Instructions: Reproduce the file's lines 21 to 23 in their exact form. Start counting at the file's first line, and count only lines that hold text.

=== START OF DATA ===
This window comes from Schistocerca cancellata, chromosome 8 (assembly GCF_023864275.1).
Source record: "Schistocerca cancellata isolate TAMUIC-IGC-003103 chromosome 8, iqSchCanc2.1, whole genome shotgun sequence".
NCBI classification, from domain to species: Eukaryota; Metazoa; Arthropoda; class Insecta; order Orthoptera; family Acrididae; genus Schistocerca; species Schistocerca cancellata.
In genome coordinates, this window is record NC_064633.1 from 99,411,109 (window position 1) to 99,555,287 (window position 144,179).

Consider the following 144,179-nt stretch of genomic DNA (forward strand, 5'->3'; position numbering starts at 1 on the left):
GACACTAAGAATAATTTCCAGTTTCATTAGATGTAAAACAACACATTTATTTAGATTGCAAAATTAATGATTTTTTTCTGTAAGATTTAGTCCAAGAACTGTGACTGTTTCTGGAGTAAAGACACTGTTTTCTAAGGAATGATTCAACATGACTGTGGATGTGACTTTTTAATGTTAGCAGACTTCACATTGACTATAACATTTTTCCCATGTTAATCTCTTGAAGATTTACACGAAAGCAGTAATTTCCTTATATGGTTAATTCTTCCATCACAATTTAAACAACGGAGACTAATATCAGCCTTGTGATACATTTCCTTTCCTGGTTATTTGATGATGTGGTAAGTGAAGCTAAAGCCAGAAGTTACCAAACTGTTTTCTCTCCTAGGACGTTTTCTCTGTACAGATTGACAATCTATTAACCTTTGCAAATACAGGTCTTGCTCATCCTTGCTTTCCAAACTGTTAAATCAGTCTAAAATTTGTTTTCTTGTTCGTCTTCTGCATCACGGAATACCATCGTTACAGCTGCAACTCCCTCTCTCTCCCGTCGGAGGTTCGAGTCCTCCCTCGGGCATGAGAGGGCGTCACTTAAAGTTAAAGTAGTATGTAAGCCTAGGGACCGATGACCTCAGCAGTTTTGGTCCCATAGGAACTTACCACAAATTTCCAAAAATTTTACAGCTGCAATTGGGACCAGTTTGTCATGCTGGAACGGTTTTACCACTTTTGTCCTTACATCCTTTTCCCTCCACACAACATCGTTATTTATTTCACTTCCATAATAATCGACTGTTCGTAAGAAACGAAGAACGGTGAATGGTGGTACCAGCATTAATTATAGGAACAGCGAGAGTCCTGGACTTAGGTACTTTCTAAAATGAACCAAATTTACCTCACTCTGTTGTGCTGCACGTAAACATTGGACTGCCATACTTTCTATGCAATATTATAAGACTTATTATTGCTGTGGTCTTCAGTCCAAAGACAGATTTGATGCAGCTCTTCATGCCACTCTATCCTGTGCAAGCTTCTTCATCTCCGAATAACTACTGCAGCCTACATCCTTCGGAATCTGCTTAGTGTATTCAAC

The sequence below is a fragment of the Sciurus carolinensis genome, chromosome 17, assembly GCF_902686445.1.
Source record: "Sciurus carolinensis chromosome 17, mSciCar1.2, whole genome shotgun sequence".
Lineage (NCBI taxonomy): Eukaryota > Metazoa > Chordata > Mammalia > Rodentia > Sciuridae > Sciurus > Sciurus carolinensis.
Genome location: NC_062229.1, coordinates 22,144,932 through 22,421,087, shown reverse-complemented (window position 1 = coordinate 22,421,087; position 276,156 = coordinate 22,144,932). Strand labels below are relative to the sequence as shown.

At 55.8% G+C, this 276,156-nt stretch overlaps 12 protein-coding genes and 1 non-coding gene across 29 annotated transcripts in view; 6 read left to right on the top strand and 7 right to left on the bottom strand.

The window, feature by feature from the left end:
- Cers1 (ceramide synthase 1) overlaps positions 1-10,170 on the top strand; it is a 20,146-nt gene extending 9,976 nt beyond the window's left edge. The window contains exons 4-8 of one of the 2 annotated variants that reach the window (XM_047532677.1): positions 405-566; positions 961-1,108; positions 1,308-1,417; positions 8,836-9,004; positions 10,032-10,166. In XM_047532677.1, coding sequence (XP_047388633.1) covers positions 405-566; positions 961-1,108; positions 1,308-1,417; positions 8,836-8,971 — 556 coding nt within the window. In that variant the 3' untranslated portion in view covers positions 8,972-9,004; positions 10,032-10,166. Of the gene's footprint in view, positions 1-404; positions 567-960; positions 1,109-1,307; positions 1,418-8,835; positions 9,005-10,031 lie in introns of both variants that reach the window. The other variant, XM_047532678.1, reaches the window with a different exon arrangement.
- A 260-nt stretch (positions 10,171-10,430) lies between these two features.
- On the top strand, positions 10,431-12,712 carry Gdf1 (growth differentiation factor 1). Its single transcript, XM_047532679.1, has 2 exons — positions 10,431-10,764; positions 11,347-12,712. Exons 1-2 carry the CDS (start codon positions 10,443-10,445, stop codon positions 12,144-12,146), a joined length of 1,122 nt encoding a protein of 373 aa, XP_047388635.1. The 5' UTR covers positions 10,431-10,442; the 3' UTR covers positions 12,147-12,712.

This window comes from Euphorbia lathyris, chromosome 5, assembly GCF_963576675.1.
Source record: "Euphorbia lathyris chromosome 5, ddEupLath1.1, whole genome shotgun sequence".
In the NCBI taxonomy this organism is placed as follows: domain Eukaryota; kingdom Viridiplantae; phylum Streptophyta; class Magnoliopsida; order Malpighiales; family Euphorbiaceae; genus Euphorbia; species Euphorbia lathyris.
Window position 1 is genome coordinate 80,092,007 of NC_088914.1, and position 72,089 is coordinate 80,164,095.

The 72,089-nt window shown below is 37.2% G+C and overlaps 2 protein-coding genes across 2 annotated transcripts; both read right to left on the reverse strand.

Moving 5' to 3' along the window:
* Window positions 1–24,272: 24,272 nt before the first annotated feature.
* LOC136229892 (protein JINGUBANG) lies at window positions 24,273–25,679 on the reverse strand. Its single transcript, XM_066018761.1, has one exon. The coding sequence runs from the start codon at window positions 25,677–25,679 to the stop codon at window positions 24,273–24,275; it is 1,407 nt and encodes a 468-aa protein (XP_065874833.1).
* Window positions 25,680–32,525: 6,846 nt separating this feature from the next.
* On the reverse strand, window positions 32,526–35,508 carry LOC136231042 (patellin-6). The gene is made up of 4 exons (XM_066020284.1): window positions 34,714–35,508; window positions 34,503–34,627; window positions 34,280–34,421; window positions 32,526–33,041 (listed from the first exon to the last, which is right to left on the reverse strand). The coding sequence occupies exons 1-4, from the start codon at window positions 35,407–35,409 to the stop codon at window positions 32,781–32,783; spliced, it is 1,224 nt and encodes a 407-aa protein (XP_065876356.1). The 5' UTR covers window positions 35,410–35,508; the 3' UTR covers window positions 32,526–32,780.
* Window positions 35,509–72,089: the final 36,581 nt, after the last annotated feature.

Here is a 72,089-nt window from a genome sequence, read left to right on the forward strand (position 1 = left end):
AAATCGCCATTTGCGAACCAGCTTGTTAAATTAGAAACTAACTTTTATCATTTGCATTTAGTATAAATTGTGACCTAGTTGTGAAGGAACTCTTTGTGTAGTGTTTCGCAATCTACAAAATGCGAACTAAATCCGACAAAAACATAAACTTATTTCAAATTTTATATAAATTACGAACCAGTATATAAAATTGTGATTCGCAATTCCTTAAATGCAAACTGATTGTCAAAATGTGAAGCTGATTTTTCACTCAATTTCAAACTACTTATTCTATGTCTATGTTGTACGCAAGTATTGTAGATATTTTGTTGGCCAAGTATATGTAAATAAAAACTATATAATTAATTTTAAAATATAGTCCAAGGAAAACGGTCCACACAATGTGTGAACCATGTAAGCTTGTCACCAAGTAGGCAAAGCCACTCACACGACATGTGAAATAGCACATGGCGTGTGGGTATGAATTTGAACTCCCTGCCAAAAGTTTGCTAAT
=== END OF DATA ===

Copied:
Moving 5' to 3' along the window:
* Window positions 1–24,272: 24,272 nt before the first annotated feature.
* LOC136229892 (protein JINGUBANG) lies at window positions 24,273–25,679 on the reverse strand. Its single transcript, XM_066018761.1, has one exon. The coding sequence runs from the start codon at window positions 25,677–25,679 to the stop codon at window positions 24,273–24,275; it is 1,407 nt and encodes a 468-aa protein (XP_065874833.1).